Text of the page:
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Stephen Gray investigates the whys and wherefores in brake lining and drum matching.
AT ONE TIME or another most a us have experienced the potentially dangerous consequences of unbalanced or uneven brakes. More often than not the cause of the problem can be traced back to inadequate or poor bedding-in Of the linings after a brake reline, or to distorted brake drums.
When a vehicle has been relined, there is a difference between the radius of the drums and that of the new . linings. Effectively this means that the area of contact between the two is greatly reduced, causing excessive heat to build up, which in turn can distort the drum or even the shoes themselves.
Beat spotting of the drum can also take place, and this leads to brake grab and premature lining wear. One way to prevent these situations from occurring is to grind the linings to suit each individual drum. Unfortunately, this is only half the story: the drum may be oval, heat crazed or distorted. To overcome this the drum has to be skimmed, and oversized linings ground to match Its new radius. Although the process has been common practice on the Continent and in North America for many years it is relatively unknown over here.
Trist-Draper of 804-818 Bath Road, Bristol, maker of TopDog brake linings and suppliers of flexible hoses, already operates Britain's first national brake trueing service from eight of its 20 depots, with plans to extend it to more in due course.
When an operator or garage is relining a vehicle, it brings the old shoes and drums, complete with hubs, to the nearest Trist-Draper depot. Each drum/hub assetnbly is then set up in turn on a Van Norman brake drum lathe. A rubber anti-vibration belt is tied round the outside of the drum and an initial cut of approximately 0.5mm (0.201n) is made to ascertain the extent of ovality and the depth of any heat 'crazing.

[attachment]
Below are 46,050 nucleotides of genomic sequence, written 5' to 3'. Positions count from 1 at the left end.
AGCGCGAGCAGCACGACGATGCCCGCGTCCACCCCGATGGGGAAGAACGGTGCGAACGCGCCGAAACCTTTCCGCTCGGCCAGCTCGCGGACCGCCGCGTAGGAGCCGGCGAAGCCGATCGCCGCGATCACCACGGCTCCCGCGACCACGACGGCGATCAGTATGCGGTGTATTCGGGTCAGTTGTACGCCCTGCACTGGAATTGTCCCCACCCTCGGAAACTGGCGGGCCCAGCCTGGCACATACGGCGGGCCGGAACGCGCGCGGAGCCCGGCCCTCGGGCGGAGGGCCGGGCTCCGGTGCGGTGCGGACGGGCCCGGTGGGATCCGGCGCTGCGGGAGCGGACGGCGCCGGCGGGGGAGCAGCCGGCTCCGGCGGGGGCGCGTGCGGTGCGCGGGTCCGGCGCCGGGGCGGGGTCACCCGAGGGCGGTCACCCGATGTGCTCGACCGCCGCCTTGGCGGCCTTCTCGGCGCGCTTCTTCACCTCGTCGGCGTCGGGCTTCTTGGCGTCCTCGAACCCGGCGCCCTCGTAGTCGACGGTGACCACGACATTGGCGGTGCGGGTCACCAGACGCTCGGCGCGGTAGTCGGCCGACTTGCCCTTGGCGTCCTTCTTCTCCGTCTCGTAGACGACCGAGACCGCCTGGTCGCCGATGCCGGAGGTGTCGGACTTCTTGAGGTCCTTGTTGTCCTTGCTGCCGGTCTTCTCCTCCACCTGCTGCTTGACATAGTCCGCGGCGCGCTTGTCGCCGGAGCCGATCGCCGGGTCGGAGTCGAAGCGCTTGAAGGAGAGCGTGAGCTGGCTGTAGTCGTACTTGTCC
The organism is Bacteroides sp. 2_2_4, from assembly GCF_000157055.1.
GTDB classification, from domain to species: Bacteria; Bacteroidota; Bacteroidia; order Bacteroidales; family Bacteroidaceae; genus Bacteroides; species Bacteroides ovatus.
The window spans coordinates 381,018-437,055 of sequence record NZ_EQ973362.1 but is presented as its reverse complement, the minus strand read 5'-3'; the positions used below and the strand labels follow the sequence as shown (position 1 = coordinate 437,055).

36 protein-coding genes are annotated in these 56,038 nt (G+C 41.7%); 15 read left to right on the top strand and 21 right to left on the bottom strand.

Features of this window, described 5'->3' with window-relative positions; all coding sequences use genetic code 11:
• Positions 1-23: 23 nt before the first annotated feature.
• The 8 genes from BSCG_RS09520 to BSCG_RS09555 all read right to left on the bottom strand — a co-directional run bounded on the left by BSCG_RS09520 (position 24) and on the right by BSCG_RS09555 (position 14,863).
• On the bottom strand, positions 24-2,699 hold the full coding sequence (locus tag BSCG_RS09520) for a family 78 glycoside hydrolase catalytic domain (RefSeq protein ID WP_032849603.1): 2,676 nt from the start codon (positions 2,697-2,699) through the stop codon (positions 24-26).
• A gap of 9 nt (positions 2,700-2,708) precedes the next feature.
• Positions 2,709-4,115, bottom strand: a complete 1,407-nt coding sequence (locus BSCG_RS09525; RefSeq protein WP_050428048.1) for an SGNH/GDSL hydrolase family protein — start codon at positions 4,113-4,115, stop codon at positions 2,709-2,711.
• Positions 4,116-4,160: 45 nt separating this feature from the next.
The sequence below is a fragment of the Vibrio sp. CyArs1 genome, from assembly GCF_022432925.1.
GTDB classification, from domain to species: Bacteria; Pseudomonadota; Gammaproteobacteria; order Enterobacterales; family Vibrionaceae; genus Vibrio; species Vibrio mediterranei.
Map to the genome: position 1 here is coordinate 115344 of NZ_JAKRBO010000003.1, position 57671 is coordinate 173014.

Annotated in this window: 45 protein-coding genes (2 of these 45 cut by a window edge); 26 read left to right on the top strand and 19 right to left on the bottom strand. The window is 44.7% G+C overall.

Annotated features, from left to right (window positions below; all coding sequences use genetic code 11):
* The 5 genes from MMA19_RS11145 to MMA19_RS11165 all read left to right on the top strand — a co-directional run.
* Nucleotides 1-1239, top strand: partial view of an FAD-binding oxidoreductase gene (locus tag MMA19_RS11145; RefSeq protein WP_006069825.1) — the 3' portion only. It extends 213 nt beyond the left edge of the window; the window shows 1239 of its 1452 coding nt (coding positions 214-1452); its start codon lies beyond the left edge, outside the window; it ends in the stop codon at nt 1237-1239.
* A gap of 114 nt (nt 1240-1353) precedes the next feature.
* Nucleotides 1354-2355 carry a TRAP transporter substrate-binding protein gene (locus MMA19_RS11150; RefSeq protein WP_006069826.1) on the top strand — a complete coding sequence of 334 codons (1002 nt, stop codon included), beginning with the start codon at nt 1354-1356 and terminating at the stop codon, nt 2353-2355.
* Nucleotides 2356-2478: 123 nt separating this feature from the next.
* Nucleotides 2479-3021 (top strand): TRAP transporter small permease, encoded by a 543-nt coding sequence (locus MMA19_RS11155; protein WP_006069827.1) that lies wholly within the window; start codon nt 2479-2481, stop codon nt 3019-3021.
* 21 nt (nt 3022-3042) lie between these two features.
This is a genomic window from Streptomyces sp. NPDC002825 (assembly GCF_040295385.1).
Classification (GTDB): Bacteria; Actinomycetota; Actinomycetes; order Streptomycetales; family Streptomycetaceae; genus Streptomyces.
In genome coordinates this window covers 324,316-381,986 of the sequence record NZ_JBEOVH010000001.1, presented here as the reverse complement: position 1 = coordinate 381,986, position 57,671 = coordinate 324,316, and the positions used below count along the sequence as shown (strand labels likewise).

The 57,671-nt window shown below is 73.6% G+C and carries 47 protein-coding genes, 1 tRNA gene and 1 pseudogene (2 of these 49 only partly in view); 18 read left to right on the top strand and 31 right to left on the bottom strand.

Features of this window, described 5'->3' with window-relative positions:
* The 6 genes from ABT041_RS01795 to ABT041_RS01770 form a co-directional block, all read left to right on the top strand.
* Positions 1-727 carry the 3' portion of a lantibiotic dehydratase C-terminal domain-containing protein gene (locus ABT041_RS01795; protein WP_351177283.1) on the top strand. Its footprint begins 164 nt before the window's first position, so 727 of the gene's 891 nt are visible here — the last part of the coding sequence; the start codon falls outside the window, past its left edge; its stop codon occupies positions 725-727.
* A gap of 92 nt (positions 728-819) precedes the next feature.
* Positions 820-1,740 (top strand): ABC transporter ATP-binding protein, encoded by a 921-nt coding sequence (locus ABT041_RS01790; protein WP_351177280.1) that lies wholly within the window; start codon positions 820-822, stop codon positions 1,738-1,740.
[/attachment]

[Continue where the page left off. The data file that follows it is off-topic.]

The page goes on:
If the drum is too badly distorted or the heat crazing is too deep, the customer is told that a new drum is required, and linings only are supplied. If, however, the drum can be machined, a second fine cut is made and the machine's builtin grinder is used to follow the cut, about 6rrun (*in) behind.
The resulting surface finish is very good and, because the drum is machined on its own hub, there is no chance of eccentricity. Meanwhile, the chosen oversize linings are riveted on rap the shoes and set up as a pair on the PEL shoe• grinder. Setting up is simple. Anchor-type shoes are located at their anchor end by two studs, and a spacer of required size is fitted at the other end. A spring is used to keep a tension on the shoes.
For non-anchor types, a circumferential ring of the correct size is fitted to the machine, on to which the shoes are damped to maintain their radius. The shoes are then ground to the same radius as the drum (a special measuring device ensures accuracy).
Now, both drum and shoes are marked to make sure that their perfect match is maintained. Trist-Draper says that the results are better than new and, in fact, one major vehicle manufacturer has a tacit agreement with T-D for it to perform its service pn vehicles which give brake problems during the warranty period. Net costs of the service depends on the size of the drum, ranging from £5.20 for under 76mm (ain) wide drums to £12.42 for 229mm (9in) wide drums, but this price includes re-radhising the shoes. Alternatively, shoes only can be re-radiused at 99p per shoe. The cost of the lining material is extra to these charges.
From the moment the skimming and grinding is done the brakes are effectively bedded in and a vehicle fitted with them will reach full brake efficiency alt once. The only problem that -Trist-Draper can foresee is that vehicle operators and repairers regard the service as a "once only" whereas. the company insists, it should be performed every time the vehicle brakes are relined.